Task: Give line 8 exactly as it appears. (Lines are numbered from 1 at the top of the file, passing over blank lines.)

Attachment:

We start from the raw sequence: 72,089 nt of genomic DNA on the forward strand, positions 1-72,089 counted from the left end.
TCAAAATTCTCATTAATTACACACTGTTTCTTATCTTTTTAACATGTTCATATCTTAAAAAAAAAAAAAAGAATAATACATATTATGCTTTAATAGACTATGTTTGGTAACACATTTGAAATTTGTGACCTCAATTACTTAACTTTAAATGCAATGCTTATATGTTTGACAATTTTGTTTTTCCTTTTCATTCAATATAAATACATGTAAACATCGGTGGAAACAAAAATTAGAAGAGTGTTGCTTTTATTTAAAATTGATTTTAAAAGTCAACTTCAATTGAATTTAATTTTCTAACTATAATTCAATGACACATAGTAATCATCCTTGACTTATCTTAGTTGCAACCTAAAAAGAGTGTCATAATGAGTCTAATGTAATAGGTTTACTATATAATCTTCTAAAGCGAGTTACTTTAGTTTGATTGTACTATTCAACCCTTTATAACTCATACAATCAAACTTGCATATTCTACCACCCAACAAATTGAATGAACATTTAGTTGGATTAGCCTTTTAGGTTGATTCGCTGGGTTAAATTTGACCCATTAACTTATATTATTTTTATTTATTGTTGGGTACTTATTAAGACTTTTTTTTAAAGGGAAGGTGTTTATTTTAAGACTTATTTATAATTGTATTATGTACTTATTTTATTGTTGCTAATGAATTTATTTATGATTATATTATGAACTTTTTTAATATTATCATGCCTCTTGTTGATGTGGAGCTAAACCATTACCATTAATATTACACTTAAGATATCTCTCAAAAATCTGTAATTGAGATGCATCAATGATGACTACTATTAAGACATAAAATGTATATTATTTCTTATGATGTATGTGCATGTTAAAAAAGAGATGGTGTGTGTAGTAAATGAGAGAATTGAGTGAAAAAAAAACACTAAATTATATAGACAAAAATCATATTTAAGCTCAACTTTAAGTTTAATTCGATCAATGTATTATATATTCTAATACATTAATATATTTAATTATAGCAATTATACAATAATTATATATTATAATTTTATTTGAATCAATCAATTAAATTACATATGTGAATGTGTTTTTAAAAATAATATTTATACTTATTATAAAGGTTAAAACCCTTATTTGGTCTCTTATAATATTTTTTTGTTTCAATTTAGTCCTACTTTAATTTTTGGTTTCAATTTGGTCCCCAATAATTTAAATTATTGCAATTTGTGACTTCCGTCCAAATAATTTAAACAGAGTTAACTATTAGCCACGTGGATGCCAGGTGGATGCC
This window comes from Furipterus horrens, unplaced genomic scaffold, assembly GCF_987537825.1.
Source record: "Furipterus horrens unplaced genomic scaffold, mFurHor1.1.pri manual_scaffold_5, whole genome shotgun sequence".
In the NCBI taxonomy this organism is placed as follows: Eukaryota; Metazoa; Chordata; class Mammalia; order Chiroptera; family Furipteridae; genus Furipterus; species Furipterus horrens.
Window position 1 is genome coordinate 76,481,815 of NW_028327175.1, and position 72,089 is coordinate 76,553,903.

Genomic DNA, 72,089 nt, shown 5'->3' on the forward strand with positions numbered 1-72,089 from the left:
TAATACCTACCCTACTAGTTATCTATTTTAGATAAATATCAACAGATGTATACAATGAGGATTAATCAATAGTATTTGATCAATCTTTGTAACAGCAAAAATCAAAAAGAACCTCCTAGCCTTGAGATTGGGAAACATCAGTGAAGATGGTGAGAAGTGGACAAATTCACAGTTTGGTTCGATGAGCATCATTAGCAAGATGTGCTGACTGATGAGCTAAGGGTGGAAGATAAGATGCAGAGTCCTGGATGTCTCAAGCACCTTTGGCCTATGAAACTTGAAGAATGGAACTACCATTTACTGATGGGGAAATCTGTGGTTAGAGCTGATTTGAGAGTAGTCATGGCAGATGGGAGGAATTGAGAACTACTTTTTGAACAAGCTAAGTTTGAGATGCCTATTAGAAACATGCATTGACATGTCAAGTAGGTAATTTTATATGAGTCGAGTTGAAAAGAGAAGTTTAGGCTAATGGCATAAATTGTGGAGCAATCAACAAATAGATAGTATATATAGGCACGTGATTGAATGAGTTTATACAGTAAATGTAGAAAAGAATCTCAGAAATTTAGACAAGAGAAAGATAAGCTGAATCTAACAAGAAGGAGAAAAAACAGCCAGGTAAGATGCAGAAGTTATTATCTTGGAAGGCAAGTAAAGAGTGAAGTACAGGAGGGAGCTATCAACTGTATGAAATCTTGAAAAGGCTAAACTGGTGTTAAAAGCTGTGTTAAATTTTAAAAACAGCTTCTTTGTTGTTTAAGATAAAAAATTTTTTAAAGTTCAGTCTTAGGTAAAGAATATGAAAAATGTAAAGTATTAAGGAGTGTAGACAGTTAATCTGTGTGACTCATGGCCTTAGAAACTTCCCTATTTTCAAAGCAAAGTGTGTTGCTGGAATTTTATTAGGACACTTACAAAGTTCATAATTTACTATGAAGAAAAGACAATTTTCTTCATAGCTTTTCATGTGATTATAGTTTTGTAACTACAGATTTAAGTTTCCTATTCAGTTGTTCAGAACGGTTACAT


TAATACCTACCCTACTAGTTATCTATTTTAGATAAATATCAACAGATGTATACAATGAGGATTAATCAATAGTATTTGATCAATCTTTGTAACAGCAAAAATCAAAAAGAACCTCCTAGCCTTGAGATTGGGAAACATCAGTGAAGATGGTGAGAAGTGGACAAATTCACAGTTTGGTTCGATGAGCATCATTAGCAAGATGTGCTGACTGATGAGCTAAGGGTGGAAGATAAGATGCAGAGTCCTGGATGTCTCAAGCACCTTTGGCCTATGAAACTTGAAGAATGGAACTACCATTTACTGATGGGGAAATCTGTGGTTAGAGCTGATTTGAGAGTAGTCATGGCAGATGGGAGGAATTGAGAACTACTTTTTGAACAAGCTAAGTTTGAGATGCCTATTAGAAACATGCATTGACATGTCAAGTAGGTAATTTTATATGAGTCGAGTTGAAAAGAGAAGTTTAGGCTAATGGCATAAATTGTGGAGCAATCAACAAATAGATAGTATATATAGGCACGTGATTGAATGAGTTTATACAGTAAATGTAGAAAAGAATCTCAGAAATTTAGACAAGAGAAAGATAAGCTGAATCTAACAAGAAGGAGAAAAAACAGCCAGGTAAGATGCAGAAGTTATTATCTTGGAAGGCAAGTAAAGAGTGAAGTACAGGAGGGAGCTATCAACTGTATGAAATCTTGAAAAGGCTAAACTGGTGTTAAAAGCTGTGTTAAATTTTAAAAACAGCTTCTTTGTTGTTTAAGATAAAAAATTTTTTAAAGTTCAGTCTTAGGTAAAGAATATGAAAAATGTAAAGTATTAAGGAGTGTAGACAGTTAATCTGTGTGACTCATGGCCTTAGAAACTTCCCTATTTTCAAAGCAAAGTGTGTTGCTGGAATTTTATTAGGACACTTACAAAGTTCATAATTTACTATGAAGAAAAGACAATTTTCTTCATAGCTTTTCATGTGATTATAGTTTTGTAACTACAGATTTAAGTTTCCTATTCAGTTGTTCAGAACGGTTACAT